Oftentimes, Catholic parishes are described as the local “faith family comprised of many families.” Ultimately, all ecclesial ministry, and in a particular way the ministry of the priest, is at the service of the localized family of faith. During my pastoral year assignment at Saint Matthew Parish in East Stroudsburg, I learned firsthand what it means to minister each day among this faith family in a specific parish.

In taking this unique formational opportunity as a seminarian, I experienced many privileged moments of personal growth and grace. It would be too exhaustive to list all these amazing experiences here. However, I can point to three significant lessons which I continue to hold in my heart after spending a year with the parish family of St. Matthew’s.

First, I now better understand that my vocation is not private, but meant to be shared with others. The parishioners at St. Matthew’s were invested in my formation. They allowed me to minister among them through joys and sorrows, laughter and pain. I was present at weddings, funerals, and baptisms, as well as for all types of meetings, pastoral visits, and meals. For me, the greatest bond I shared with the parish family was when I was ordained to the diaconate by Bishop Bambera at St. Matthew’s in May of 2017. My vocation to ordained ministry blossomed during my time at the parish and so it was only appropriate that the parishioners shared in that day with me!

The other significant lesson I learned while on pastoral year was of the constant need fr openness and creativity in ministry. Ultimately, it is the Spirit of God who guides the Church and directs the parish towards new and exciting ministerial possibilities. For instance, our campus ministry outreach to the students of East Stroudsburg University eventually led to the establishment of young adult ministry in the Poconos. When engaging with our Spanish-speaking parishioners, we recognized the need to reach out to other members of the Latino community who were no longer practicing their faith. Ministry, I continue to realize, requires an openness to being led by the Holy Spirit and the ability to respond to the needs of the People of God.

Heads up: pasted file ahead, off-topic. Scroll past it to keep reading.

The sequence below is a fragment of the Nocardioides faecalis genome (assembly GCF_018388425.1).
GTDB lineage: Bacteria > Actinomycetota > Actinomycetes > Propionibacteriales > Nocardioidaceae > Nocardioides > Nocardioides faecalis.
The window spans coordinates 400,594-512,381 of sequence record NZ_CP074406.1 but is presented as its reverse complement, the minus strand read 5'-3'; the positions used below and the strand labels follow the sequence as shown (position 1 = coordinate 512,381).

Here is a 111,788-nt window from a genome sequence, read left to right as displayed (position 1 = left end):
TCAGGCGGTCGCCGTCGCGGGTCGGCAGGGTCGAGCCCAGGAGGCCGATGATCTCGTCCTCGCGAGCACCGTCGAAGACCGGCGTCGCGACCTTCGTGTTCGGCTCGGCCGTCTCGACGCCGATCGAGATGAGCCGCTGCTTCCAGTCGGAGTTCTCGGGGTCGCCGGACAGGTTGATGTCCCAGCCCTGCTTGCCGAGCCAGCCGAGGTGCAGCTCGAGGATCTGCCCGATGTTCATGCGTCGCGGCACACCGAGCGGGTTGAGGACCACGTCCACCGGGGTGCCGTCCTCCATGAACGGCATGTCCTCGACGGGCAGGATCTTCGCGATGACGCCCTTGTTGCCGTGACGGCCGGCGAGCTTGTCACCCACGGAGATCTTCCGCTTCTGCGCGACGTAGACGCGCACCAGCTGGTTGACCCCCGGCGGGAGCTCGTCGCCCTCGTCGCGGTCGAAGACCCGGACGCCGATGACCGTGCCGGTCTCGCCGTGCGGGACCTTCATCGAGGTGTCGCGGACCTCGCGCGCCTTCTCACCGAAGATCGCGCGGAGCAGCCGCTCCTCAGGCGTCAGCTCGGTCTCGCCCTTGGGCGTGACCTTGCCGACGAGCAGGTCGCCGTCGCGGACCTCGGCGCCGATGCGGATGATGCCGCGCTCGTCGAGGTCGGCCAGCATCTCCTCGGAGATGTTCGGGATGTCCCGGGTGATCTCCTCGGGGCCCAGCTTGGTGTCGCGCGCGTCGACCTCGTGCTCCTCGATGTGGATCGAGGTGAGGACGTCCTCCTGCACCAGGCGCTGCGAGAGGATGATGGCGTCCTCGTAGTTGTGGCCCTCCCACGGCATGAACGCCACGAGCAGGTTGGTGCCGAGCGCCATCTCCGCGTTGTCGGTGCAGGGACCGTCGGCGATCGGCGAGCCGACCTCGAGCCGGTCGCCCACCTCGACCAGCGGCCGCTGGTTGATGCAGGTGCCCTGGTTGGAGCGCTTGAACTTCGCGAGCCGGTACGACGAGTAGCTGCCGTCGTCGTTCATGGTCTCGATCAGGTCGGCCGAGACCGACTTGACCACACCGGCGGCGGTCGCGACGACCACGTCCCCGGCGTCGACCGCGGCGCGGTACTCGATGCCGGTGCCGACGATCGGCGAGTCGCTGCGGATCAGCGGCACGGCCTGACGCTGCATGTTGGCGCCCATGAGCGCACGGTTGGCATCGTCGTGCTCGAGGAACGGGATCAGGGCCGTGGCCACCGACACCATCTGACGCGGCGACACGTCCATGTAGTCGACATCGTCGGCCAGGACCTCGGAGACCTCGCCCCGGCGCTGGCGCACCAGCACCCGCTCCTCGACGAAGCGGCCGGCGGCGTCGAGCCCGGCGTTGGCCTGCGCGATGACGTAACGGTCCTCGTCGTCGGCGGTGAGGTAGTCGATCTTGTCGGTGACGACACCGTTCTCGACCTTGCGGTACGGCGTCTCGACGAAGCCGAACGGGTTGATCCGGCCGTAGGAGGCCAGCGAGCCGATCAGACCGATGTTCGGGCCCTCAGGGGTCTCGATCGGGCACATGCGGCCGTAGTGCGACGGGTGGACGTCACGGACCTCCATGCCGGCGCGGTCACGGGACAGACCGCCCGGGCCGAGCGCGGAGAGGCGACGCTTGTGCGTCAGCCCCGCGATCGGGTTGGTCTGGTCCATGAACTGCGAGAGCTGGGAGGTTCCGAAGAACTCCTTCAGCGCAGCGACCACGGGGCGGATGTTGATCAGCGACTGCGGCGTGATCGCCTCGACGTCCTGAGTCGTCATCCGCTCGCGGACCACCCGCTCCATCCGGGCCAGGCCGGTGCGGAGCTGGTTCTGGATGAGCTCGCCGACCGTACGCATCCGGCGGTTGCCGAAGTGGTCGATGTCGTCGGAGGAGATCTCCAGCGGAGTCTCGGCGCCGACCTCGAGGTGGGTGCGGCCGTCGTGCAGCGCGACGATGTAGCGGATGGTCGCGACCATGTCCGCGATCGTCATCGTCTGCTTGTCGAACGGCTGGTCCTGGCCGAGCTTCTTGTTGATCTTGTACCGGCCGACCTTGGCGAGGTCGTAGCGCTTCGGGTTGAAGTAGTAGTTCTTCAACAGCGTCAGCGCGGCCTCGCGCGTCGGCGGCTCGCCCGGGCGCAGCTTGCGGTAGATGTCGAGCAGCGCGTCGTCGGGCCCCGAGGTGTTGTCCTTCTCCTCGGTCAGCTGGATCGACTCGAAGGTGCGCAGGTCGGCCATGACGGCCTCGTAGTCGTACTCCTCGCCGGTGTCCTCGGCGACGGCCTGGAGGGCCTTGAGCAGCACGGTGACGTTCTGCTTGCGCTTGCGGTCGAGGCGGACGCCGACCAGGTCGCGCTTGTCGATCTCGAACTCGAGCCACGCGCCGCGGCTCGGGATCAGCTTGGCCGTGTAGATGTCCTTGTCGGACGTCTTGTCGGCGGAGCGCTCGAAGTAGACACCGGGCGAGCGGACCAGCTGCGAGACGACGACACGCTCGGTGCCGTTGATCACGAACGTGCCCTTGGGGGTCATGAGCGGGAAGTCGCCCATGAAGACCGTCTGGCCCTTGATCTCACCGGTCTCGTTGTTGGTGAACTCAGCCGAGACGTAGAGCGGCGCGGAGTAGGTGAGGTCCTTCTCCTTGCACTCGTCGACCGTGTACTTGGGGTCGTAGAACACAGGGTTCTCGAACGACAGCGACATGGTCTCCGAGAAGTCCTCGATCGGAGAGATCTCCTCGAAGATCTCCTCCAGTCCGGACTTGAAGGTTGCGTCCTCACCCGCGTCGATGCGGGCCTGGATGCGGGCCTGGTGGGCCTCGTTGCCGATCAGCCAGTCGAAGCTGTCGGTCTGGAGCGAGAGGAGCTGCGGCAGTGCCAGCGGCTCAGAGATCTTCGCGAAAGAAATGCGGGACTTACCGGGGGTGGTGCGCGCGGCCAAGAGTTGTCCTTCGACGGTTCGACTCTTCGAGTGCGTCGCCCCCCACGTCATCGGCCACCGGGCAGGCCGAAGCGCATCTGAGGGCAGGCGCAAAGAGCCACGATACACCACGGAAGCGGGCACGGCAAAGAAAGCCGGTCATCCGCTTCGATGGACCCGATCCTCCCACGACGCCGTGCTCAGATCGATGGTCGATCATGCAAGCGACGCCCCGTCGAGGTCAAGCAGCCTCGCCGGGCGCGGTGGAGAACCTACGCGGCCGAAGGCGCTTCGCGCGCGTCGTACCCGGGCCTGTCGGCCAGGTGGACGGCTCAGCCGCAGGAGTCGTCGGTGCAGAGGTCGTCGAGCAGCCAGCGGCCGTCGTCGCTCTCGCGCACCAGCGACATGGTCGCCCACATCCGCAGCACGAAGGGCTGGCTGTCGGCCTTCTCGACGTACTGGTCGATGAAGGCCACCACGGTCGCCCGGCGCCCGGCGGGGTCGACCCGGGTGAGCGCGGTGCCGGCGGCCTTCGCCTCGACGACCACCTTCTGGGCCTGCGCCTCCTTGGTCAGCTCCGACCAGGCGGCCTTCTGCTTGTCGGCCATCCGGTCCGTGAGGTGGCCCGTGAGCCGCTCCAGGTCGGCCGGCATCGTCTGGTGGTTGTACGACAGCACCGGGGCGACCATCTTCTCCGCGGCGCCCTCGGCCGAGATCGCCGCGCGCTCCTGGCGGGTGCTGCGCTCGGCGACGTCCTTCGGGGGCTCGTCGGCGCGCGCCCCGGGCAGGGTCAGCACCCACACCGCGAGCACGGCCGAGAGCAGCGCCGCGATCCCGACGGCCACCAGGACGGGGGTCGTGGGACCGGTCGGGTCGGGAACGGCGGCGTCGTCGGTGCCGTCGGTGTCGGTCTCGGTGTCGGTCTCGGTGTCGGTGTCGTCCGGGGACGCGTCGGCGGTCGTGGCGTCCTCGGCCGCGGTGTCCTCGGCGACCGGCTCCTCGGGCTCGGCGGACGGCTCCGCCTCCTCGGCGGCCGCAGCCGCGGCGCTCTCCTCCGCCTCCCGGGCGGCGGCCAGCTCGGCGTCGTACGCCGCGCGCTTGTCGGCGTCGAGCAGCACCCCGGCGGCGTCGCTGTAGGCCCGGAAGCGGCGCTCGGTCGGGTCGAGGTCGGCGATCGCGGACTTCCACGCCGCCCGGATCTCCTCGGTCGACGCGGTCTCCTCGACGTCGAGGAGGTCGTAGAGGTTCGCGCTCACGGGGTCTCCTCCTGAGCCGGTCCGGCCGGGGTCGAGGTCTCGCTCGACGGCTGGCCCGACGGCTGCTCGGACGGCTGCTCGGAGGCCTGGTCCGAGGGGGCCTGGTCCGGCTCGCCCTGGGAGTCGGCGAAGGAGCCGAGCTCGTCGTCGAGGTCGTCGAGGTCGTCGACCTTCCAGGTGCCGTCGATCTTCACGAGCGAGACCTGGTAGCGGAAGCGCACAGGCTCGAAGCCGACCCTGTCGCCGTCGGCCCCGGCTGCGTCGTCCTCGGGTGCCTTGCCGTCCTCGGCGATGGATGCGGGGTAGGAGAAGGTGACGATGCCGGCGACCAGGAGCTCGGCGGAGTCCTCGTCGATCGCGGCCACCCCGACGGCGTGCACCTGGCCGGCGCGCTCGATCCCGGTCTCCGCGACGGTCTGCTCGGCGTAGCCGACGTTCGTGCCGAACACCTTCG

I am aware of the need for fraternity among all ministers, particularly among priests. Not only did I work alongside the pastor of St. Matthew’s, Fr. Jerry Shantillo, and the assistant, Fr. Joe Mosley, but I also lived, prayed, and socialized with them as well. I learned from their experiences and examples. Fr. Jerry and Fr. Joe often worked together with the other parish priests in the area, demonstrating the importance of collaboration and communion. I recognized that with these priests, I share in that same bond of being called by God to serve the Church in a particular way.

As I continue to prepare for ordination to the priesthood and full-time parish ministry, I keep these lessons ever before me. I still have much to learn as I move towards priestly service. Yet, I feel confident and at peace, knowing that my experiences at St. Matthew’s Parish have challenged me, stretched me, and transformed me. I am a better disciple, and God-willing, I will be a better minister of the Gospel because of my pastoral year spent with the parish family of St. Matthew’s.